Scientists warn of mutant viruses after Covid-19
Research by the University of Sydney shows that the Covid-19 pandemic has had a strong impact on winter viruses in Australia.
The study documented how the Covid-19 pandemic produced a major shift in the incidence and genetics of respiratory syncytial virus (RSV) in Australia.
This is a common virus that usually causes mild, cold-like symptoms. However, there is still a risk of severe illness, especially for infants and the elderly.
The pandemic has disrupted the seasonal pattern of RSV, a key member of the “winter virus” group, the authors say. In 2020, the winter RSV epidemic did not appear due to travel restrictions and Covid-19 infection control measures.
However, RSV was one of the first respiratory pathogens to recur after Covid-19. Experts have sequenced the large RSV outbreaks that occurred off-season during the summer of 2021 in Australia.
The outbreaks coincided with the easing of Covid-19 control measures. In addition, previous strains of RSV have disappeared, new strains predominate in Western Australia, New South Wales…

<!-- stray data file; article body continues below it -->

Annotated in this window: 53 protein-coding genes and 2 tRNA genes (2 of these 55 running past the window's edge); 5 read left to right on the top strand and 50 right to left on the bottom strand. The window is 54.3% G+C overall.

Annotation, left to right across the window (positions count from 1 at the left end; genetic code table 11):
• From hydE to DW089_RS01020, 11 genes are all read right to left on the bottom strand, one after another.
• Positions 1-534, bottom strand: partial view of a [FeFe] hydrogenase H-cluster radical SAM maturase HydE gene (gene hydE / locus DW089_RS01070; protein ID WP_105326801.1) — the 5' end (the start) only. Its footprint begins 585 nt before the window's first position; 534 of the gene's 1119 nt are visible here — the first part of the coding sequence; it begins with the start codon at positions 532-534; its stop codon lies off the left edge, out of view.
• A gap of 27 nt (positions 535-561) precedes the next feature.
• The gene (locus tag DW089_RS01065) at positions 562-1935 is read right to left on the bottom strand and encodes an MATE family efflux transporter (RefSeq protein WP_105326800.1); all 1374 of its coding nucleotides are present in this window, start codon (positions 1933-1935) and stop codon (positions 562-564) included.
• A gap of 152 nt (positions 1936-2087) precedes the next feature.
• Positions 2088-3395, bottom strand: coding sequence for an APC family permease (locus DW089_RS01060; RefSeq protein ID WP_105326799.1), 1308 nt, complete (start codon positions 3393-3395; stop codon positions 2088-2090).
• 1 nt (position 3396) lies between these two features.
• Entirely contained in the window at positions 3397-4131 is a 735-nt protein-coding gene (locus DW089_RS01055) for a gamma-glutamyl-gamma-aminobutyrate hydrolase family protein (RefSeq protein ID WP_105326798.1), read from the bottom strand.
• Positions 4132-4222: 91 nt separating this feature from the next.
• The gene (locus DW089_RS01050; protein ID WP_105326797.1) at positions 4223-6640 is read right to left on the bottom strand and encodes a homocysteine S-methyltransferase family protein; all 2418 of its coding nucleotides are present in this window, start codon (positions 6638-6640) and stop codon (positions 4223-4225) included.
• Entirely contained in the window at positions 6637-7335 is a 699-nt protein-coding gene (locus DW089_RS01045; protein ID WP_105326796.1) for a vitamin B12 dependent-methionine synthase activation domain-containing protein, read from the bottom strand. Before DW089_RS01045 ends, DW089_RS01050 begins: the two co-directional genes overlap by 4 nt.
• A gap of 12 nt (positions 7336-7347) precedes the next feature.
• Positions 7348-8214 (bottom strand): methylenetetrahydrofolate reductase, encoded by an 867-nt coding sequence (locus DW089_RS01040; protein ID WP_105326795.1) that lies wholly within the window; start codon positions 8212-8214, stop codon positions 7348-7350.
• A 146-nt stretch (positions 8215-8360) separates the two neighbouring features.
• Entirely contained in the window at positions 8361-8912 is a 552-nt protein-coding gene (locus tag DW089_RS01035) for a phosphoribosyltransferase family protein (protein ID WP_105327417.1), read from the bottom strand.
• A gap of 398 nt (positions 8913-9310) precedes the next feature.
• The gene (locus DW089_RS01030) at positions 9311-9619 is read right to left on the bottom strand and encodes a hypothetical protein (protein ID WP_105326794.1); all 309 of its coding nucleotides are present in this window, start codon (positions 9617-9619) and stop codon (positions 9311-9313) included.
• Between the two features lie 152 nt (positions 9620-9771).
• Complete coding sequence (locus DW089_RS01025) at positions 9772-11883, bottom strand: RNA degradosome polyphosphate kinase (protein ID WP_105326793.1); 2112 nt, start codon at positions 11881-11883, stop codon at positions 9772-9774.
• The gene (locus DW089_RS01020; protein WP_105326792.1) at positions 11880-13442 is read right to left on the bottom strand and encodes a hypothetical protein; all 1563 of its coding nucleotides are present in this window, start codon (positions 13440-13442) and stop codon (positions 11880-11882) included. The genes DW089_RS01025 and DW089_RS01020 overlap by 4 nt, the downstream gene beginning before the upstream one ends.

“Our genetic studies show that most of the formerly RSV strains are extinct. Only a single line survived the quarantines,” said study leader Dr John-Sebastian Eden.
“The group of influenza strains circulating before and after Covid-19 also varied greatly, leading to challenges in the selection of vaccine components and the annual timing of injections. For example, flu season in Australia has started much earlier than in previous years,” said Dr Eden.
There is currently no RSV vaccine. But scientists are focused on developing vaccines and treatments.
“We need to be vigilant – some viruses have disappeared but are likely to flare up again in the near future, at unusual times and with greater impact,” Dr Eden warned.
“We need to prepare for the usual large, non-seasonal RSV outbreaks. The health system must be prepared.”
An Yen (Follow University of Sydney)
at Blogtuan.info – Source: vietnamnet.vn – Read the original article here